Re-articulating postprocess: Affect, neuroscience, and institutional discourse
- School: Purdue University (0183)
- Degree: Ph.D.
- Date: 2012 pp: 183
- Advisor: Rickert, Thomas; Bay, Jennifer
- Source: DAI-A 74/03(E)
- Subjects: Language, literature and linguistics; Affect; Composition theory; Institutional discourse; Posthumanist rhetorics; Postprocess theory; Rhetoric and composition; Rhetoric;
- ProQuest Document Number: 1234206934
- ISBN: 9781267753366
- UMI Number: AAT 3544540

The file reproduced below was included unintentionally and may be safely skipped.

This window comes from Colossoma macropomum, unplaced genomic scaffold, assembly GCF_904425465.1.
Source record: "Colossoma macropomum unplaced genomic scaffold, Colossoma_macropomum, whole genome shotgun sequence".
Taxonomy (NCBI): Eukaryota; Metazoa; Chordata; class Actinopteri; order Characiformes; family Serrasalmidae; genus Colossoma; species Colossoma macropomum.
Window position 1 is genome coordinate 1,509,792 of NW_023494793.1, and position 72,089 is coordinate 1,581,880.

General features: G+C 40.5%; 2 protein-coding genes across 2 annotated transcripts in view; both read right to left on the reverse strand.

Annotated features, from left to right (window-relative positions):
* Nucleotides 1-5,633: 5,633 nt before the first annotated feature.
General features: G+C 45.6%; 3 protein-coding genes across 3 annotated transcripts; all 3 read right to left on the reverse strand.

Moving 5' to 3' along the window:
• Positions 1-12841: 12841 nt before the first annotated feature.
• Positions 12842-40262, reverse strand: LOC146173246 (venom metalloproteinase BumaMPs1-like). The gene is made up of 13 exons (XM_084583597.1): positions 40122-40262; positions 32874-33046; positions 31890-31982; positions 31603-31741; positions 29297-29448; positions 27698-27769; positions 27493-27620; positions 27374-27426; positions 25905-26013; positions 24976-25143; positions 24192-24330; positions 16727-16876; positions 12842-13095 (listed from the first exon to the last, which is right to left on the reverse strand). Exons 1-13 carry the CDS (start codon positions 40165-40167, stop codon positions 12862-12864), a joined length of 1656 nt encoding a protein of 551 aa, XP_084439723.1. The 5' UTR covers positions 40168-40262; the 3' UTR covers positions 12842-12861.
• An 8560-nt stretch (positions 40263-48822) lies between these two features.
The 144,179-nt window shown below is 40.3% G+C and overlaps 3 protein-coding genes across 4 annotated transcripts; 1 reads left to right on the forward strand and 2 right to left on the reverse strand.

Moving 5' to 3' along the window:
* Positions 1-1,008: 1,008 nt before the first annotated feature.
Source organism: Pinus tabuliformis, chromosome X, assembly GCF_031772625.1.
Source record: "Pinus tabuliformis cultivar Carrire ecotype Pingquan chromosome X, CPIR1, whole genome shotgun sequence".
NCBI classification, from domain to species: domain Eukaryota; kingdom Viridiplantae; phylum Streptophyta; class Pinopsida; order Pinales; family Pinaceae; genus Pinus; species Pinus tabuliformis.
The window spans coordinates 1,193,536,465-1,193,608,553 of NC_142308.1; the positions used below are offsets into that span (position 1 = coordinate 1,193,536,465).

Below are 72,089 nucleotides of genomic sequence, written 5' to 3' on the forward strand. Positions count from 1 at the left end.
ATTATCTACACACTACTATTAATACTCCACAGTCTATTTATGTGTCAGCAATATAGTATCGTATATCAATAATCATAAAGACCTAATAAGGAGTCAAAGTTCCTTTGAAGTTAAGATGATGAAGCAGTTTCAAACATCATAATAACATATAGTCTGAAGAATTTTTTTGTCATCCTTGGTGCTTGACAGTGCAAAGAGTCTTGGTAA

Postprocess theories of composition have been the site of contention for some time; critics have argued that it lacks cohesion as a theoretical movement, that it is a failed theoretical endeavor due to its resistance to pedagogical application, and/or that it does not contribute anything new to existing composition theory. I argue that postprocess theory is most productively considered as a placeholder term within which a shift from humanist to posthumanist theories about writing continues to develop. My argument in this project has two threads: first, that the central theoretical purpose of postprocess theory has little to do with process; rather, its purpose has been to develop a theory of writing that does not have a Cartesian notion of subjectivity at its center. Second, in order to more fully develop an anti-Cartesian or post-Cartesian theory of writing, it is necessary to consider the role of the material body in shaping subjectivities in both short and long terms. At the center of this argument is the notion of triangulation. Though Thomas Kent (who introduced many of the formative concepts of postprocess theory in Paralogic Rhetoric: A Theory of Communicative Interaction , later applying them to composition in Post-Process Theory: Beyond the Process Paradigm) defines his point of triangulation as external and social, because the point of overlap is between mental constructs, it remains internal. Shifting the point of triangulation from conceptual constructs to embodied affectivity allows communication to emerge from a space that is both social and material. This notion of embodied triangulation is supported by recent work in neuroscience and cognitive psychology. Considering the ways in which our embodied, material practices inform our interactions with others and the world allows us to develop more fully a posthumanist notion of subjectivity and composition, and reinforces the idea of postprocess theory as primarily an institutional critique rather than a pedagogy.